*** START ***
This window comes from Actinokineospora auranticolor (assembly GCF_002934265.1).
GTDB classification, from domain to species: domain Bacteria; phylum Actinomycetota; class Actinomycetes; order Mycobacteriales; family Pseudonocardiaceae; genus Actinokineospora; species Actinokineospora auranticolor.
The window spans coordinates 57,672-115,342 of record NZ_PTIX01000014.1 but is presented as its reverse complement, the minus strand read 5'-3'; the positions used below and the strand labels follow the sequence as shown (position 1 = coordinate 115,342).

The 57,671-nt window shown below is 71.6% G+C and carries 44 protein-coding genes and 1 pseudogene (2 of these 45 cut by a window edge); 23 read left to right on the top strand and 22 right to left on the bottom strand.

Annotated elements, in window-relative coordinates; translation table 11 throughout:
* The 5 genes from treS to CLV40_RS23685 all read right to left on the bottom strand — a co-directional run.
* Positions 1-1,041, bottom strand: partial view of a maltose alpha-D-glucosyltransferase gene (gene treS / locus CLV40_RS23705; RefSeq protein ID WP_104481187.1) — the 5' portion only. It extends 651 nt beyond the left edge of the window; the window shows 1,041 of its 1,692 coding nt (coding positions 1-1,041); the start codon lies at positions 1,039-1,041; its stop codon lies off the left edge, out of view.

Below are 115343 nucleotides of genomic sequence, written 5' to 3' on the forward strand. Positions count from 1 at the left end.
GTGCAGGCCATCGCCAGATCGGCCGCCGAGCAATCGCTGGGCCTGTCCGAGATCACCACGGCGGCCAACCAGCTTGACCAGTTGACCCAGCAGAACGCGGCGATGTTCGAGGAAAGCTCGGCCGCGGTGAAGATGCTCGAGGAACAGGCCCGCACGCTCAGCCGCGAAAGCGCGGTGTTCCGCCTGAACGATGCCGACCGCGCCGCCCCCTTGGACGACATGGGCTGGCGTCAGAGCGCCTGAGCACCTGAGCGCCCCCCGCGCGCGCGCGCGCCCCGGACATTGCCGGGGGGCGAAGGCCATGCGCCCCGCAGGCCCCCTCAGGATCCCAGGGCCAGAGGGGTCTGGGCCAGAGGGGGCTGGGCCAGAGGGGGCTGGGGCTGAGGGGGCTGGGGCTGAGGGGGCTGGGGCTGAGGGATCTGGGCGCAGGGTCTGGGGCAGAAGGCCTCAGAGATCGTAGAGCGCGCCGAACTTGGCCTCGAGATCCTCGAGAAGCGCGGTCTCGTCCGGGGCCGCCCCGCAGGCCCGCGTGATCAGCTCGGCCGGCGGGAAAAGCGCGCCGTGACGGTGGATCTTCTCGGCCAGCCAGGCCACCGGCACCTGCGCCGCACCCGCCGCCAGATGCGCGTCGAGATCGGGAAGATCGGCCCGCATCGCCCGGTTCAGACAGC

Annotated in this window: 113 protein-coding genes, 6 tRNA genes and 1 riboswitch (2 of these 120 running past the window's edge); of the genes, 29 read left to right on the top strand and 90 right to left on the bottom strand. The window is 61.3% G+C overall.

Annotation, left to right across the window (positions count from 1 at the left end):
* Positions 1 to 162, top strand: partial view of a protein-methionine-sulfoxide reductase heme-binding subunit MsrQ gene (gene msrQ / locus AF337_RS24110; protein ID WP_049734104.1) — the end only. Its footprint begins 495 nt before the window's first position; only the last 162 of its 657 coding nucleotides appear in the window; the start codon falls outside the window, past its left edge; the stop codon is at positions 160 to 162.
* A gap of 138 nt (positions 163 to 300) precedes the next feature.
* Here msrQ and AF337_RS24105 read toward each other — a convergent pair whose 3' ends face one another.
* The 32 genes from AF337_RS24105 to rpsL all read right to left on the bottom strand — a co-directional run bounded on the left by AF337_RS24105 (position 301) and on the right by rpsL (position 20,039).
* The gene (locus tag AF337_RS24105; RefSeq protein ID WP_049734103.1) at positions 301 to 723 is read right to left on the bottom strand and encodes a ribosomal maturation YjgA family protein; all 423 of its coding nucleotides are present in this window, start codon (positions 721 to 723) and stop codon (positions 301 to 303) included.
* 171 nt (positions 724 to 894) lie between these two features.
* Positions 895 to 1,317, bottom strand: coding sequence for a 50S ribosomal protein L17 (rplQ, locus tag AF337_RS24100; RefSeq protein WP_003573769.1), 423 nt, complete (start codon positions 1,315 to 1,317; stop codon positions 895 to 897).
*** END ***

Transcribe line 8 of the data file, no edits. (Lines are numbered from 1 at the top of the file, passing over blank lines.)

Below are 115343 nucleotides of genomic sequence, written 5' to 3' on the forward strand. Positions count from 1 at the left end.